Exercise Physio LAB 2.txt

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Exercise Physio LAB 2.txt
2014-01-08 02:57:44

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  1. What is meant by the term "anaerobic threshold" ?
    The transition from predominantly aerobic energy production to anaerobic energy production as workload increases.

    • AnT is the last oxygen uptake rate value (VO2) fitting the linear trend when expired ventilation rate (VE) in liters per minute (L/min) is plotted against VO2 in liter per minute (L/min)
  2. Methods of Identifying AnT
    (1) identification of breakaway or greater than linear increase in VE when VE is plotted against VO2 or workload: often referred to as VENTILLARY THRESHOLD

    - note that VO2 as well as heart rate increase linearly or proportionally as workload increases and do not have a  breakaway or greater than linear increase as workload increases

    (2) identification of a breakaway or greater than linear increase in lactic acid production rate when lactic acid production rate is plotted against VO2 or workload

    - often referred to as lactate threshold or onset of blood lactate accumulation (OBLA)

    (3) identification of a breakaway or greater than linear increase in carbon dioxide production rate when carbon dioxide production is plotted against VO2 or workload

    (4) a peaking-out in the fraction (%) of carbon dioxide in the expired air (FECO2) and a bottoming-out in the fraction (%) of oxygen in the expired air (FEO2) as workload increases

    (5) a rating of perceived exertion (RPE) of 12-16 (i.e., hard)

    • VO2 has linear increase
    • VCO2 has linear increase
    • RER has linear increase
    • VE has breakaway at AnT
    • HR has linear increase
  3. What is meant by the term maximal oxygen uptake rate?
    also known as VO2 Max

    The maximal rate at which oxygen can be consumed per minute (1/min or ml/kg/min).

    It is the highest VO2 value achieved during a graded maximal effort exercise test.
  4. Methods of Identifying VO2 Max
    (1) plateau (+ or - 2 ml/kg/min) or decrease in VO2 as workload increases

    (2) heart rate is within 10 beats per minute (bpm) of age-predicted maximal heart rate, which is estimated to be 220 minus ago in years for land-based leg exercise

    (3) R or RER value (i.e., respiratory exchange ratio) equal to or greater than 1.0

    (4) a rating of perceived exertion (RPE) of 18-20 (i.e., very, very hard)
  5. Why and how are cardiorespiratory endurace (maximal oxygen uptake rate), pulmonary (lung) volumes/function, body composition, and body building important for athletic performance and/or fitness and health?
    Cardiorespiratory endurance is the ability of the lungs and heart to talk in and transport adequate amounts of oxygen to the working muscles, allowing activities that involve large muscle masses to be performed over long periods of time

    A person with better cardiorespiratory endurance will be able to perform better due to an increase in blood flow, as well as the transportation of oxygen from the blood to the muscle tissue due to the heart and lungs being more effective.
  6. What factors tend to influence body composition?
    (1) sex or gender

    (2) age

    (3) athlete vs. non-athlete

    (4) race/ethnicity

    (5) statistical consideration
  7. What are the benefits of exercise in a weight control program?
    - increased cumulative caloric expenditure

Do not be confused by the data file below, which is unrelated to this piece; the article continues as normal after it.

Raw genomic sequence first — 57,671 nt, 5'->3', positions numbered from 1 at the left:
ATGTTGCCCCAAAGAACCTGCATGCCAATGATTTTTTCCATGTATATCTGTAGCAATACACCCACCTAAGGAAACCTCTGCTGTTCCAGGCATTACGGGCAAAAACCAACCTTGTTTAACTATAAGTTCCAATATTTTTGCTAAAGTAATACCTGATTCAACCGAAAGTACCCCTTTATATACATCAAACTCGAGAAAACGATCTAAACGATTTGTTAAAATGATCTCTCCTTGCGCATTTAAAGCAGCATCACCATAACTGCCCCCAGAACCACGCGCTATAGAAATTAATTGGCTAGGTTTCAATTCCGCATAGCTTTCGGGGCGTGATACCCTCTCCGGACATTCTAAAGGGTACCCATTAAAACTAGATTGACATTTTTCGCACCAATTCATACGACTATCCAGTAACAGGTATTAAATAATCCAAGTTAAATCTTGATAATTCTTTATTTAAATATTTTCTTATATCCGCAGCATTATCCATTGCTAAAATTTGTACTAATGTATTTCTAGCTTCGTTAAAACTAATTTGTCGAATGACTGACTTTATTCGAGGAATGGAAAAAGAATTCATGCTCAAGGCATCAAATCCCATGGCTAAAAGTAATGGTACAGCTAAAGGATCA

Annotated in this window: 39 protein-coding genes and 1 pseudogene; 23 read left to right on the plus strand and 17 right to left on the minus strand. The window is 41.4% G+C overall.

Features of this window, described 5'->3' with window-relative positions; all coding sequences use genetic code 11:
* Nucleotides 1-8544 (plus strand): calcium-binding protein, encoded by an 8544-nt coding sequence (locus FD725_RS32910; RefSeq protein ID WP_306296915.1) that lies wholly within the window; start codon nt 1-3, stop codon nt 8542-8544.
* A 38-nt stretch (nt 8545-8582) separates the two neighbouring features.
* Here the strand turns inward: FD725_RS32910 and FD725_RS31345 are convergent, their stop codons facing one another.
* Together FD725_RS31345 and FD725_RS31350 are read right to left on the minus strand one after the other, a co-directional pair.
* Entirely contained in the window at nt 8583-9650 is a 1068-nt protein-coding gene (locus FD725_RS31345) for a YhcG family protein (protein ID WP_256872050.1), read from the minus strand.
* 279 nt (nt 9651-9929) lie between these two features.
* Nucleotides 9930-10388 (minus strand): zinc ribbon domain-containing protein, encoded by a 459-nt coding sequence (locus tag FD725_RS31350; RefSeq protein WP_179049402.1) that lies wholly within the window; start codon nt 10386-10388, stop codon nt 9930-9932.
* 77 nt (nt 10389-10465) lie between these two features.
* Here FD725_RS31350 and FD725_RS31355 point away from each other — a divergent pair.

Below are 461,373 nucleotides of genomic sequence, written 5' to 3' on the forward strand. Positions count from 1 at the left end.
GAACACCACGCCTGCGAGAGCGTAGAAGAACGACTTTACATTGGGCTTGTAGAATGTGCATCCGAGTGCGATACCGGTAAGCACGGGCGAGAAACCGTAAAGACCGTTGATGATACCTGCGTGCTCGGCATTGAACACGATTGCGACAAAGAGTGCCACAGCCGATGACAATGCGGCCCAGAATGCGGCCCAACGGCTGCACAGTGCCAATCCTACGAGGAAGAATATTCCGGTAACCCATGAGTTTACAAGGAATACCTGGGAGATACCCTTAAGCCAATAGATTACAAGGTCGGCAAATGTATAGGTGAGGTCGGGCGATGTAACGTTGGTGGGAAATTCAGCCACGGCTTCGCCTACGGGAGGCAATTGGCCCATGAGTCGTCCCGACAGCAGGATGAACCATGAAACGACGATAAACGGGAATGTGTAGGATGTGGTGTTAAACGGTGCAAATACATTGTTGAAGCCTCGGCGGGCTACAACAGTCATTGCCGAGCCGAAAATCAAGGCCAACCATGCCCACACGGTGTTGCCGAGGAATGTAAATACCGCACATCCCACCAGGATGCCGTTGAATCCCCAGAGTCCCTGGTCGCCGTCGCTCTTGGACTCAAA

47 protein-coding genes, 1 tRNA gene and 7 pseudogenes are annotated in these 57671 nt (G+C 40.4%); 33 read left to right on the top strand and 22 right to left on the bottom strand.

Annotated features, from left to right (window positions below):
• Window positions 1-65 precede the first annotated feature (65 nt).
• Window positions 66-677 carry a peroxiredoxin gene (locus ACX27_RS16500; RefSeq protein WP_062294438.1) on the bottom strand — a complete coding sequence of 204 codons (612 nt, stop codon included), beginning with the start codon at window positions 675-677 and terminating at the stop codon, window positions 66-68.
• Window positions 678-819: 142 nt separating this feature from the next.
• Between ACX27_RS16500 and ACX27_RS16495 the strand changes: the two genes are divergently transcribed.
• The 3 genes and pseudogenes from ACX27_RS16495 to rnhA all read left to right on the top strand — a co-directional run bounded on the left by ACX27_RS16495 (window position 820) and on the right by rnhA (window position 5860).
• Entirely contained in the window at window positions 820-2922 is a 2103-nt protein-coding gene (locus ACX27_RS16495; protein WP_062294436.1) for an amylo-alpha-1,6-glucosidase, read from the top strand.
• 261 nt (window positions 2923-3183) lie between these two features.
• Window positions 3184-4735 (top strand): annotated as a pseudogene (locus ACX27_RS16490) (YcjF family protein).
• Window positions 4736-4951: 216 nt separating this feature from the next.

- counteracts potential decrease in basal metabolic rate typically associated with aging by maintaining or increase lean body weight

    - prevents loss of lean body weight associated with caloric restriction

    - compliments behavior modification and establishment of a more healthy lifestyle
  8. What are the causes of regulatory obesity?
    (1) lack of daily physical activity

    (2) excess caloric consumption due to easy availability of food

    (3) association of food with emotional responses

    (4) social and cultural pressures of food consumption
  9. Know and understand in detail the various exercise and weight control concepts covered on (10-11 & 10-12)
    Caloric Consumption

    If negative, weight loss

    If positive, weight gain
  10. How can underweightness and overweightness be identified?
    Overweightness can be indicated by a body fat % of over 25% for males and 30% for females.

    Having a body fat % of under 15% for females and less than 10% for males can be indentified as underweightness.

    This is more difficult to identify because peak athletic performance may be at body fat % of less than those percentages.

    Mostly using the normal values from reference weight to see what is accepted weight for a given frame size.
  11. What are the two components of body composition?
    Fat mass

    Lean body mass
  12. What are the density of the two components in relationship to the density of water?
    Density of water is around 1.0

    Fat is less dense than water, therefore it will float

    Lean body mass or muscle mass is more dense than water, therefore it will sink
  13. *Know and understand in detail the relationship between body weight, body volume, body density, and percent body fat
    Body weight - weight on land measured by a scale

    Body volume - (weight in air - weight in water)

    Body density - body weight/body volume

    Percent body fat -  4.57/body density - 4.142 x 100%
  14. *Known and understand how to perform underwater weighing as well as how to calculate body volume, body density, percent body fat, fat weight, lean body weight, and ideal body weight goal from the data collected on land and during the underwater weighing process
    Calculate lean body weight: BW - FW

    - this will give you body fat %, then multiply by total body weight to find lean body mass

    Calculate ideal body weight goal: current lean body weight/desired LBW expressed as a decimal

    Calculate fat weight: BW x (%BF/100)

    To perform underwater weighing, have the person take their nearest weight to .35 lbs and then you will test the subject 3 times having them expire all of their air as they are going under the water to achieve their ideal underwater weight. Use the values to find body fat percentages.